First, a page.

Prove analytically that the line joining the middle points of two sides of a triangle is parallel to the third side and equal half of its length.
Let A, B, C be the vertices of the triangle plotted on the Cartesian Coordinate plane, so let
$\displaystyle A= (x_a,y_a)$
$\displaystyle B= (x_b,y_b)$
$\displaystyle C= (x_c,y_c)$
lets take the midpoints of BC and AC
$\displaystyle BC_m = \left( {\frac{x_b + x_c}{2}, \frac{y_b + y_c}{2}} \right)$
$\displaystyle AC_m = \left( {\frac{x_a + x_c}{2}, \frac{y_a + y_c}{2}} \right)$
using two-point form, the line joining the two midpoints is
$\displaystyle y - \frac{y_a + y_c}{2} = \frac{ \frac{y_b + y_c}{2} - \frac{y_a + y_c}{2} } {\frac{x_b + x_c}{2} - \frac{x_a + x_c}{2}} \left( {x - \frac{x_a + x_c}{2}} \right) = \frac{y_b + y_c - y_a - y_c}{x_b + x_c - x_a - x_c} \left( {x - \frac{x_a + x_c}{2}} \right)$
$\displaystyle \implies y - \frac{y_a + y_c}{2} = \frac{y_b - y_a}{x_b - x_a } \left( {x - \frac{x_a + x_c}{2}} \right)$
but what is the formula of the line joining AB?
$\displaystyle y - y_a = \frac{y_b - y_a}{x_b - x_a} \left( {x - x_a} \right)$
and they have equal values of slopes.. hence, they are parallel.. QED
Here is one way.
Draw any triangle ABC.
D and E are midpoints of AB and BC, respectively.
Let AB = x; BC = y; CA = z; DE = w
To prove analytically that z = 2w. Using Law of Cosines:
In triangle ABC,
z^2 = x^2 +y^2 -2(x)(y)cosB
cosB = (x^2 +y^2 -z^2) /(2xy) -------**
In triangle DBE,
w^2 = (x/2)^2 +(y/2)^2 -2(x/2)(y/2)cosB
cosB = [(1/4)x^2 +(1/4)y^2 -w^2] /[(1/2)(xy)] ------**
cosB = cosB,
(x^2 +y^2 -z^2) /(2xy) = [(1/4)x^2 +(1/4)y^2 -w^2] /[(1/2)(xy)]
Clear the fractions, multiply both sides by 2xy,
x^2 +y^2 -z^2 = (2/(1/2))[(1/4)x^2 +(1/4)y^2 -w^2]
x^2 +y^2 -z^2 = (4)[(1/4)x^2 +(1/4)y^2 -w^2]
x^2 +y^2 -z^2 = x^2 +y^2 -4w^2]
-z^2 = -4w^2
z^2 = 4w^2
Therefore, z = 2w ---------proven.
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To prove that DE is parallel to AC. Using Law of Cosines again,
In triangle ABC,
y^2 = x^2 +z^2 -2(x)(z)cosA
cosA = (x^2 +z^2 -y^2) /(2xz) -------**
In triangle DBE,
(y/2)^2 = (x/2)^2 +w^2 -2(x/2)(w)cosD
cosD = [(1/4)x^2 +(z/2)^2 -(1/4)y^2] /[2(x/2)(z/2)]
cosD = [(1/4)x^2 +(1/4)z^2 -(1/4)y^2] /[2(1/4)xz]
cosD = [x^2 +z^2 -y^2] /[2xz] -----------------------**
So, cosA = cosD
Hence, angle BAC = angle BDE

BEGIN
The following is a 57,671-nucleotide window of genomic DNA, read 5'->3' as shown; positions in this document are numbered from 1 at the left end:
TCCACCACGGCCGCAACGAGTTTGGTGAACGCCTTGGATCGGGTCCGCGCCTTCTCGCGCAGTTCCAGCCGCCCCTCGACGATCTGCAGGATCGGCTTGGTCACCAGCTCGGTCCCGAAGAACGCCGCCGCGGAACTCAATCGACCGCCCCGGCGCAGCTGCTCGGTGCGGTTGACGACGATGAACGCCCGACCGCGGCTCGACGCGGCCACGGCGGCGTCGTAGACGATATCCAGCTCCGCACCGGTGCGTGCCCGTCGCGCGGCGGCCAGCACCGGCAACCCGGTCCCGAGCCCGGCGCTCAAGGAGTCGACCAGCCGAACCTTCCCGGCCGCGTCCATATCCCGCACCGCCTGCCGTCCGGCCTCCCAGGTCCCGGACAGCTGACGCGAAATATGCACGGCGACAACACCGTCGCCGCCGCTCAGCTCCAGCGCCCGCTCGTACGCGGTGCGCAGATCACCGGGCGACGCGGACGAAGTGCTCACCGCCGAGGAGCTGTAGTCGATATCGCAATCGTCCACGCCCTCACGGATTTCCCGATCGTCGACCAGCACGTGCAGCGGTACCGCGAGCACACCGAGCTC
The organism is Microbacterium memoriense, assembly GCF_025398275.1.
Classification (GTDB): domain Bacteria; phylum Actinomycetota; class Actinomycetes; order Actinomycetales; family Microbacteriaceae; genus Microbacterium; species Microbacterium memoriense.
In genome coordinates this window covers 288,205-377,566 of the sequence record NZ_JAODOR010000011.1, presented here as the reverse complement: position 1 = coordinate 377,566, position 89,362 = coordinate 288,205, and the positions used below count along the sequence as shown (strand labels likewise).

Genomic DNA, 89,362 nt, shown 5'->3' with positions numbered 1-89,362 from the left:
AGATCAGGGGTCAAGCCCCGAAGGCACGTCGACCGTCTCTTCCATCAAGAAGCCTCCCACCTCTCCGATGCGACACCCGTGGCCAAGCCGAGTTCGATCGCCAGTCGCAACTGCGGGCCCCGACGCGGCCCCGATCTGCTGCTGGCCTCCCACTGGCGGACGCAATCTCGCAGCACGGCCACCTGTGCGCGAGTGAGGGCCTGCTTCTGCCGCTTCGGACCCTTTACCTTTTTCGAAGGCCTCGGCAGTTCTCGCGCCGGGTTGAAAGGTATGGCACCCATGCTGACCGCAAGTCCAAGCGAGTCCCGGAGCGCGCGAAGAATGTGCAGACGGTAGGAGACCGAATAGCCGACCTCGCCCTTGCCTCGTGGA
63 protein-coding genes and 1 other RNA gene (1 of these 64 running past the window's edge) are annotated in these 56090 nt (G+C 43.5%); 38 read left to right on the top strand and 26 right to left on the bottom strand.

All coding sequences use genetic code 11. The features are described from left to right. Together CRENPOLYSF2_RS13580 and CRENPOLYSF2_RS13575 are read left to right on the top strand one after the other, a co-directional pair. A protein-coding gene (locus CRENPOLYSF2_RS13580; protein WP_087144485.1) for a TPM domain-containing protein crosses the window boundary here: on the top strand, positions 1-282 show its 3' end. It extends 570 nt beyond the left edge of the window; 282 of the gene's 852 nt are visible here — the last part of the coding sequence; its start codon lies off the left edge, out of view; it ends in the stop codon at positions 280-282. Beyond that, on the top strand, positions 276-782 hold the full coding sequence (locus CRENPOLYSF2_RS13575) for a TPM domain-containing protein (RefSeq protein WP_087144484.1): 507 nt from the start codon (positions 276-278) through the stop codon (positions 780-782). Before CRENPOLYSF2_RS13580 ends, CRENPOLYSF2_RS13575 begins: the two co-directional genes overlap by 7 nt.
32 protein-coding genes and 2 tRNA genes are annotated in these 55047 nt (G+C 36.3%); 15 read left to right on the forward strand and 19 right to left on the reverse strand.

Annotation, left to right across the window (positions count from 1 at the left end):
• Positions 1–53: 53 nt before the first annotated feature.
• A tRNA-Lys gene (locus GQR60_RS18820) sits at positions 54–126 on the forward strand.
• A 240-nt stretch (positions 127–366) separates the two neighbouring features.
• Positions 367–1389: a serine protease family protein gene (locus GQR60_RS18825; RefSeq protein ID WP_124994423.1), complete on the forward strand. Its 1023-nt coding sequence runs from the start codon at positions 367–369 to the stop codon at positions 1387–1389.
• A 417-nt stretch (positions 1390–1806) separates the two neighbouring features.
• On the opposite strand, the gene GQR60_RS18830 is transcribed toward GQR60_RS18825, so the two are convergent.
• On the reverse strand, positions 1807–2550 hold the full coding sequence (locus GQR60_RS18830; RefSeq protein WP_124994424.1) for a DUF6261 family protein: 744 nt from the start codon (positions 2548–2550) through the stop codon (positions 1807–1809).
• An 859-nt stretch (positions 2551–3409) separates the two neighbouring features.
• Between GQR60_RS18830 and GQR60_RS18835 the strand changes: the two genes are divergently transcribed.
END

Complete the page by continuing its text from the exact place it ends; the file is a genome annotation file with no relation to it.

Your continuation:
Since BD is parallel to BA, then, DE is parallel to AC. -------proven.
Hello, the_rookie07!
Prove analytically that the line joining the midpoints of two sides of a triangle
is parallel to the third side and equal half of its length.
Given any triangle, we can orient it so that one vertex is at the origin
. . and another is on the x-axis.Code:| | B | o(p,q) | * * | * * | D o--------o E | * * | * * - A 0 * * * * * * * * o C - (0,0) (r,0) |
We have the vertices: .$\displaystyle A(0,\,0),\;B(p.\,q),\;C(r,\,0)$
The midpoint of $\displaystyle AB$ is: .$\displaystyle D\left(\frac{p}{2},\:\frac{q}{2}\right)$
The midpont of $\displaystyle BC$ is: .$\displaystyle E\left(\frac{p+r}{2},\:\frac{q}{2}\right)$
The slope of $\displaystyle AC$ is: .$\displaystyle m_{_{AC}} \:=\:\frac{0-0}{r-0} \;=\;0$
The slope of $\displaystyle DE$ is: .$\displaystyle m_{_{DE}} \:=\:\frac{\frac{q}{2} - \frac{q}{2}}{\frac{p+r}{2} - \frac{p}{2}} \;=\;0$
. . Therefore: .$\displaystyle {\color{blue}DE \parallel AC}$
The length of $\displaystyle DE \:=\:\sqrt{\left(\frac{p+r}{2} - \frac{p}{2}\right)^2 + \left(\frac{q}{2} - \frac{q}{2}\right)^2} \;=\;\sqrt{\left(\frac{r}{2}\right)^2} \;=\;\frac{r}{2}$
The length of $\displaystyle AC \:=\:r$
. . Therefore: .$\displaystyle {\color{blue}DE \:=\:\frac{1}{2}AC}$
Hi Rookie, there is an easier solution I think using vectors.
Use soroban's triangle picture and imagine you are walking these journeys.
You can see that:-
de = db + be
But also:-
ac = ad + db + be + ec
But point d bisects ab and point e bisects bc therefore:-
ad = bd
and
be = ec
thus, ac = 2db + 2be
or:-
ac = 2( db + be)
but we already stated that de = db + be
so,
ac = 2bd
therefore:-
bd = 1/2 ac.
I doubt there's an easier way to prove it.